Robin Hood Review

Ridley Scott’s timing couldn’t be better. In a week that’s seen a new Prime Minister assuming power thanks to a political system that has failed its people, it’s strangely appropriate to be reminded of England’s most famous outlaw. From the film’s opening scrawl citing a ‘time when kings were tyrants’ to the story’s central theme of individual liberty and the importance of rulers listening to their people, Scott’s take on the legendary figure offers plenty of moments to provoke chuckles of contemporary recognition, and perhaps even hopes that we had our own Robin Hood in action today.

But whether we would want this Robin Hood, or Robin Longstride, as he is renamed here, is debatable. The trailer promised a version of the story that we’d never been told before, and Scott and writer Brian Helgeland make good on that claim; this story ends where most previous tellings have begun, with Robin declared an outlaw and hiding out in Sherwood Forest. But Scott’s film also inadvertently makes plain why this part of Robin’s life is usually confined to backstory; it’s not that interesting, and Robin himself doesn’t actually do much in it. We’re used to seeing Robin Hood as a decisive leader of men and a dashing romantic hero, but here he is redrawn as a man carried along by the tides of circumstance, a small pawn in a much bigger political game.

This may well be a truer historical depiction of the real Robin Hood, if there ever was one, but it’s not the stuff of enduring cinema. For all his drawling Americanisms, Kevin Costner’s version of Robin, in 1991’s great fun Prince of Thieves, earned his place in movie history by firing that flaming arrow in slow-motion and making that heroic roof-top dive through a stained-glass window. The Robin that we meet here (Russell Crowe, excellent as always) has none of that heroism or heart. That’s intentional of course; Scott is trying to show us what made Robin change from a man living only for himself to a man willing to live and die for his woman and his people. The problem is that, in the larger historical context that Scott offers, Robin’s story just doesn’t seem like such a big deal.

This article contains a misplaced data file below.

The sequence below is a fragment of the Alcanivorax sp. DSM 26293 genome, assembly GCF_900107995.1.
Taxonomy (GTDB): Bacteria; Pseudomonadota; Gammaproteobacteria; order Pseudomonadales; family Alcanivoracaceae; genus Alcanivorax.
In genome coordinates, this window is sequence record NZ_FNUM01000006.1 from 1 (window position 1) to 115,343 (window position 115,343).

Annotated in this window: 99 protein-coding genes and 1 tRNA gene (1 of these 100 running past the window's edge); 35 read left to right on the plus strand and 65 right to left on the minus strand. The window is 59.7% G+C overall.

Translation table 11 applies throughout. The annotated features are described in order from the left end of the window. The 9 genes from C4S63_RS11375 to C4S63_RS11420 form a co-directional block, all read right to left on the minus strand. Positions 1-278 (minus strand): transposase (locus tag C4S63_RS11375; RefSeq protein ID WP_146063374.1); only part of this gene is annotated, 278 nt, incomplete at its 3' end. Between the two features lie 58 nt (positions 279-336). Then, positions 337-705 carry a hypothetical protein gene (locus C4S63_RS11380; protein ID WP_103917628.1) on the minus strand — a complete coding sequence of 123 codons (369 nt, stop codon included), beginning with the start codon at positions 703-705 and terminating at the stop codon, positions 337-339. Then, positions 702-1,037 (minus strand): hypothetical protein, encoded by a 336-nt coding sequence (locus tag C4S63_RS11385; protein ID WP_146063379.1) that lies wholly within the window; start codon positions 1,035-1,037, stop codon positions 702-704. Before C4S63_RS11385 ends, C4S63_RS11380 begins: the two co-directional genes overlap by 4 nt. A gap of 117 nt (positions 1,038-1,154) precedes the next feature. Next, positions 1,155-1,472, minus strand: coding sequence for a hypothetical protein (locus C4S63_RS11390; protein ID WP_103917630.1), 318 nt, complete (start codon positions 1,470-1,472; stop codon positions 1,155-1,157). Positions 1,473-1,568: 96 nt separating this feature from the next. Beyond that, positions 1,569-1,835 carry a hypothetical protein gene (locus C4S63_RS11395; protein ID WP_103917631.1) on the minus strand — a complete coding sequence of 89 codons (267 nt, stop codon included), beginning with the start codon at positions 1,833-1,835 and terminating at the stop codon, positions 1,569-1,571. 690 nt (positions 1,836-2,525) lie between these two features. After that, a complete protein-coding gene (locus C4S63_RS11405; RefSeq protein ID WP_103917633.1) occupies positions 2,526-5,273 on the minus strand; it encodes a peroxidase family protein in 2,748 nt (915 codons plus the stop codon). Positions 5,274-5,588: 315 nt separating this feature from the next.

Unsurprisingly, it’s in creating that larger context that Scott really succeeds, because he is a truly great film director, and given a big enough canvas he can bring a whole world to life. He has that canvas in 12th Century England, and he establishes the world with the same structure as he did in Gladiator; a huge, brilliantly depicted battle, followed by a mass of scenes that set up the fraught political situation in the country and skilfully introduce us to all the story’s main characters. There’s a lot of drama and intrigue to enjoy, and a host of great actors, including a fantastic Max von Sydow, playing it out.

Ultimately though, all this compelling background can’t make up for the gaping hole at the centre of the movie. Robin is a bystander in his own film: both Matthew Macfadyen’s Sheriff of Nottingham and Mark Strong’s villainous Godfrey are hardly aware of Robin’s existence, giving him no great enemy to conflict with, while his courtship with Marion (Cate Blanchett) is forced – literally – and fledgling, giving him no passionate romance to pursue. In their efforts to do something new and different with the Robin Hood character, Scott and his merry band of filmmakers have robbed him of everything that made him great.

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